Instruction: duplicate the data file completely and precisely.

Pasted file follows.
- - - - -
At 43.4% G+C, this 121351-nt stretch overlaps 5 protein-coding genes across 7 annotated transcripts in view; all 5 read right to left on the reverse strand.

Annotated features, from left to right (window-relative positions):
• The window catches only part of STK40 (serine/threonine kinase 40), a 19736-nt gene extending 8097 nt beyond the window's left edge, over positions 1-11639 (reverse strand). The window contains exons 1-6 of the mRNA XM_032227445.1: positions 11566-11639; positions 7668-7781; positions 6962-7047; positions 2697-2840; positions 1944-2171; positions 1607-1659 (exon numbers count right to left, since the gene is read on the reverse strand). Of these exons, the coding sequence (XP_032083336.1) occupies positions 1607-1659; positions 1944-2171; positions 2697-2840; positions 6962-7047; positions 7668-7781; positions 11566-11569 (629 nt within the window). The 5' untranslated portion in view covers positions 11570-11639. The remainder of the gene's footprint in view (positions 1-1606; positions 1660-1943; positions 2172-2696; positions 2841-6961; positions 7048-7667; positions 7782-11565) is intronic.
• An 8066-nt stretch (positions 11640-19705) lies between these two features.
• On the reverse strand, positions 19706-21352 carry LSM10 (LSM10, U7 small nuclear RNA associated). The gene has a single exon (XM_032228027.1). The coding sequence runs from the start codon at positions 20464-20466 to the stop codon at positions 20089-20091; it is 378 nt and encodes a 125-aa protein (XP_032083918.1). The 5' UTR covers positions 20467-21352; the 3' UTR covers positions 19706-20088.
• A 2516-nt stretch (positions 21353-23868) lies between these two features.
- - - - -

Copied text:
At 43.4% G+C, this 121351-nt stretch overlaps 5 protein-coding genes across 7 annotated transcripts in view; all 5 read right to left on the reverse strand.

Annotated features, from left to right (window-relative positions):
• The window catches only part of STK40 (serine/threonine kinase 40), a 19736-nt gene extending 8097 nt beyond the window's left edge, over positions 1-11639 (reverse strand). The window contains exons 1-6 of the mRNA XM_032227445.1: positions 11566-11639; positions 7668-7781; positions 6962-7047; positions 2697-2840; positions 1944-2171; positions 1607-1659 (exon numbers count right to left, since the gene is read on the reverse strand). Of these exons, the coding sequence (XP_032083336.1) occupies positions 1607-1659; positions 1944-2171; positions 2697-2840; positions 6962-7047; positions 7668-7781; positions 11566-11569 (629 nt within the window). The 5' untranslated portion in view covers positions 11570-11639. The remainder of the gene's footprint in view (positions 1-1606; positions 1660-1943; positions 2172-2696; positions 2841-6961; positions 7048-7667; positions 7782-11565) is intronic.
• An 8066-nt stretch (positions 11640-19705) lies between these two features.
• On the reverse strand, positions 19706-21352 carry LSM10 (LSM10, U7 small nuclear RNA associated). The gene has a single exon (XM_032228027.1). The coding sequence runs from the start codon at positions 20464-20466 to the stop codon at positions 20089-20091; it is 378 nt and encodes a 125-aa protein (XP_032083918.1). The 5' UTR covers positions 20467-21352; the 3' UTR covers positions 19706-20088.
• A 2516-nt stretch (positions 21353-23868) lies between these two features.